Poisoned, shot and dumped in the frozen Neva River back in 1916 before he’d die, mad monk Grigori Rasputin has returned in a ripping account of the Siberian peasant whose influence on the czarina helped bring down imperial Russia. Peter Pruce’s dynamic teleplay, disregarding Rasputin’s political angles, sticks to the mystic route, and it works. Director Uli Edel, turning the script into a mesmerizing biopic, delivers top dramatic fare.
With hemophiliac Prince Alexei (Freddie Findlay) narrating the events, the eye-filling story begins with the boy Rasputin (convincingly eerie Tamas Toth) playing psychic out on the steppes. Twenty years later, he reports he received word from the Holy Virgin telling him to come to St. Petersburg to help the secretly stricken Alexei, who mysteriously repairs after Rasputin’s visit.
The story’s familiar. Czar Nicholas (Ian McKellen) tentatively accepts Rasputin (Alan Rickman in a stunning perf), while Czarina Alexandra (Greta Scacchi) buys him all the way — until her final, stinging denial of him. Scripter Pruce sets up the czar and czarina as totally sympathetic innocents, kind, thoughtful victims of a system bound on destroying them; it may stretch truth, but it boils down to impressive TV drama.
Rickman’s electric Rasputin seizes attention with the actor’s magnetism and dramatic know-how. Rasputin’s personal excesses are ticked off — in a dance club, his drunken behavior shocks patrons — but Pruce charitably credits the monk with sacred intentions. Rickman’s eyes glow in close-ups, the actor’s energetic physicality pumps up the debauchee with sustained vitality. Admirably, scenes of him in bed with women, noble or otherwise, are handled with restraint. Under director Edel’s tight command, Rasputin’s crudities illustrate his decadence and disdain of authority; his difficult death, staged with commendable imagination, only perpetuates a legend.
McKellen makes soft, troubled Nicholas acceptable; Scacchi gives Alexandra a becoming strength. A charming romantic passage between the two has a delightful tenderness and urgency to it. Young Findlay’s Alexei is first-rate, and James Frain, as chief assassin Prince Yusoupov, acts with authority.
As for the royal family, they’re again brought to the infamous cellar and led to believe they’re sitting for a portrait — until the guns appear. There’s dramatic purpose to the often re-enacted action: The narrating boy Alexei’s the last to die — off camera — and a note at the end of the film mentions that the DNA report of the family’s bones doesn’t include his body. Maybe someone, proclaiming himself an aged Alexei, will claim the crown; he won’t be the first to represent himself as a member of the Romanov royals.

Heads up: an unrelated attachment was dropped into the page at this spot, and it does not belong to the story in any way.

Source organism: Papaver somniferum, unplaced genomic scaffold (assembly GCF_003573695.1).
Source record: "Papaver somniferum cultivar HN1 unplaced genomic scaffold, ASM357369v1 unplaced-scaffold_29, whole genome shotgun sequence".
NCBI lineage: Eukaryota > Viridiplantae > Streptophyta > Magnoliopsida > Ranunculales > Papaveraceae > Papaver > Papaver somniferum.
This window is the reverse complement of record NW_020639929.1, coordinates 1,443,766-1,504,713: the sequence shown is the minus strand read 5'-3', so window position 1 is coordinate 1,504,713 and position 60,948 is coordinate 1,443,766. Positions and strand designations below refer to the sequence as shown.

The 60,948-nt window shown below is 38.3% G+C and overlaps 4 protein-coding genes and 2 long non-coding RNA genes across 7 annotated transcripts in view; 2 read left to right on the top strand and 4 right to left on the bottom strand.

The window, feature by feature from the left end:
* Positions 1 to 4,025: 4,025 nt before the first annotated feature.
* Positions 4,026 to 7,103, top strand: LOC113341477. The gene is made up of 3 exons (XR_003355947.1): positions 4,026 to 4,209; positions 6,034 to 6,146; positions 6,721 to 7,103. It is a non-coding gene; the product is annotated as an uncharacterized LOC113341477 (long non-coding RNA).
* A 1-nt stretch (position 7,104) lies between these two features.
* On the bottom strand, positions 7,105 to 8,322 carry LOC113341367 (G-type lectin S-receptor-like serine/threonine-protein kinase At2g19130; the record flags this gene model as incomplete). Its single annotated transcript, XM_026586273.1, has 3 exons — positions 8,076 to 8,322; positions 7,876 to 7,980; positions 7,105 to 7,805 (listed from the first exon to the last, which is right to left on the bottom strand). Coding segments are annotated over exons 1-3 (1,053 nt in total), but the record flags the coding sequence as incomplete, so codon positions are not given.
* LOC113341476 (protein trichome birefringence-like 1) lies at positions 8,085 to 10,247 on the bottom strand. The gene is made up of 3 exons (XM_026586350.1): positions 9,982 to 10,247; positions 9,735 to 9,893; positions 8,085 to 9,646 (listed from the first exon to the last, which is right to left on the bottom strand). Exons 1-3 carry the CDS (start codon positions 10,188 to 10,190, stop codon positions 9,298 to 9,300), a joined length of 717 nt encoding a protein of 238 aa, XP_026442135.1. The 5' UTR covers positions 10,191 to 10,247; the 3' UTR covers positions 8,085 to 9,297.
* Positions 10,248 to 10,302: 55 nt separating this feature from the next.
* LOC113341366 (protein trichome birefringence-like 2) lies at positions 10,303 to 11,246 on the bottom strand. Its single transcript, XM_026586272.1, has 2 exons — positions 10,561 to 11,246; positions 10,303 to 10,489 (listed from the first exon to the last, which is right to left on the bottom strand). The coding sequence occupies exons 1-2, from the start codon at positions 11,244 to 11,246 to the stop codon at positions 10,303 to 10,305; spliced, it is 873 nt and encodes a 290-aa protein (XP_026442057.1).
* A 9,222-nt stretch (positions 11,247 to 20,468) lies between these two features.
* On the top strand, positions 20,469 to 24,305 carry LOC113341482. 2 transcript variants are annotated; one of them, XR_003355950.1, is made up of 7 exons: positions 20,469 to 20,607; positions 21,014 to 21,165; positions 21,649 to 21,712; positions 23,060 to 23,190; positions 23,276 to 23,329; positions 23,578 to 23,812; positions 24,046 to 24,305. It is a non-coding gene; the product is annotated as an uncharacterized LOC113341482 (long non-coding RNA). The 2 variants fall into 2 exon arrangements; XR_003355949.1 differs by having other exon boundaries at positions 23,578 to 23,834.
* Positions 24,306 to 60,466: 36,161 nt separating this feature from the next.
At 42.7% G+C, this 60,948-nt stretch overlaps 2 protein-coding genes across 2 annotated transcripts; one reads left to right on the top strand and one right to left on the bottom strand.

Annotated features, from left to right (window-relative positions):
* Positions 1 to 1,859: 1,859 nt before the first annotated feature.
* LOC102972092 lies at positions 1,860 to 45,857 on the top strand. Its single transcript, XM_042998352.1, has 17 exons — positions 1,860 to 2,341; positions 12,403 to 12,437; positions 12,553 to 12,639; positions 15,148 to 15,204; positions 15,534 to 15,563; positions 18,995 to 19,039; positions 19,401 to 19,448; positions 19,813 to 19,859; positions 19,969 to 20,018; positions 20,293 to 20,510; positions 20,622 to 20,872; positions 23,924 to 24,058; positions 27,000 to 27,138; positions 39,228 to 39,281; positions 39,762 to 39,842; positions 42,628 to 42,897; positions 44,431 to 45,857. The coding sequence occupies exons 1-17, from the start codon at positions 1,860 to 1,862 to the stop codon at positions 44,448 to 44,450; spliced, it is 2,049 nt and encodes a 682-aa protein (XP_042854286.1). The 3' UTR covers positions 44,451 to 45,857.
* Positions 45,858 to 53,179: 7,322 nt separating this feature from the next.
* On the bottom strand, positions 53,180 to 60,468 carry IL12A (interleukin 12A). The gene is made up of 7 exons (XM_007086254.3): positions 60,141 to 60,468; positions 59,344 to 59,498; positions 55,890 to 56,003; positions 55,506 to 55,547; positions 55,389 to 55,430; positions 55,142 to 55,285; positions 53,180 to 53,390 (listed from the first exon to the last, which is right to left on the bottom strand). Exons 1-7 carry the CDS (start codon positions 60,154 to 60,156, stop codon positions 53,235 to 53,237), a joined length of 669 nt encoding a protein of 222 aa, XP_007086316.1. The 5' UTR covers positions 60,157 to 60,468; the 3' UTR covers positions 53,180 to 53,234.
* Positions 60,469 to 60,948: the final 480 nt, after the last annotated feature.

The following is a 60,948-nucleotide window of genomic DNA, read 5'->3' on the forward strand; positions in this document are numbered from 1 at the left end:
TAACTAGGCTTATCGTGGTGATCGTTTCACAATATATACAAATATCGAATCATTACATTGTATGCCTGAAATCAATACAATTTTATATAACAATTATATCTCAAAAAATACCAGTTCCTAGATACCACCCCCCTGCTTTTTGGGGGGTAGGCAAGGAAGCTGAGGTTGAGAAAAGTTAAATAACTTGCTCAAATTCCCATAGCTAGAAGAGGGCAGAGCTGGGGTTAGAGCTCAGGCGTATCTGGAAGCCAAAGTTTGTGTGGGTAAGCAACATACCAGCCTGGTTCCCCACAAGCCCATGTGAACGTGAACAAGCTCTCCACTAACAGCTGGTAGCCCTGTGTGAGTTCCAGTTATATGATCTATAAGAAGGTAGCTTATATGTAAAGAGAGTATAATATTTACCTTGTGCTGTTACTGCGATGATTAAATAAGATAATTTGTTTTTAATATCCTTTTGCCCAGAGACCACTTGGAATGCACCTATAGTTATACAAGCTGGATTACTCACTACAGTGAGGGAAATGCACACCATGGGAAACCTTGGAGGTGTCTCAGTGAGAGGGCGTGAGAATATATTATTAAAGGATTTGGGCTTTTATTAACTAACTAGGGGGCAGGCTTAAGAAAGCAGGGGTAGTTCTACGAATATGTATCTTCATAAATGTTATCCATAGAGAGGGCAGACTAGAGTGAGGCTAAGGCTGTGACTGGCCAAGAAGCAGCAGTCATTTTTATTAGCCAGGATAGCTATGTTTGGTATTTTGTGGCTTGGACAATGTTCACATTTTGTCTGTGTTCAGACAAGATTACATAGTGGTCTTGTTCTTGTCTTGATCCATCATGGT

One of Edel and cameraman Elemer Ragalyi’s remarkably subtle touches is an occasional silent-film look; combined with Natasha Landau’s smashing costumes and Miljen Kljakovic (Kreka)’s production designs, the technique hands the telefilm a stunning and rich sense of era.
Historically, of course, the vidpic’s a hoot. Nothing’s mentioned of Rasputin’s unscrupulous reactionary appointees in governmental, business and clerical circles who supported him and made hay out of their high posts vacated by fired loyalists. Rasputin’s personal influence on the czarina once the czar left for the front was strong enough to undermine the government (he’s seen dictating a letter to Alexandra to be sent to the czar); court attendees and the people juggled rumors that he and the Hessian-born czarina were working on the German side.
Film, shot over eight weeks in tough weather and finished in December, used the czar’s village, Tsarvoe; a restored Peterhof Palace on the Baltic; St. Isaac’s Cathedral and the Yusoupov Palace, where Rasputin died. His body’s tossed into the frozen Neva River from the real Petrovsky Bridge, site of the deed.
Pruce, Edel and Ragalyi tell the story with gusto. Tech credits are superb, and the producers have done something few American filmmakers have heretofore done — waded into the Revolutionary period up to their necks without losing sight of the story and its principals; more, they’ve seized this high-flown tale by the throat.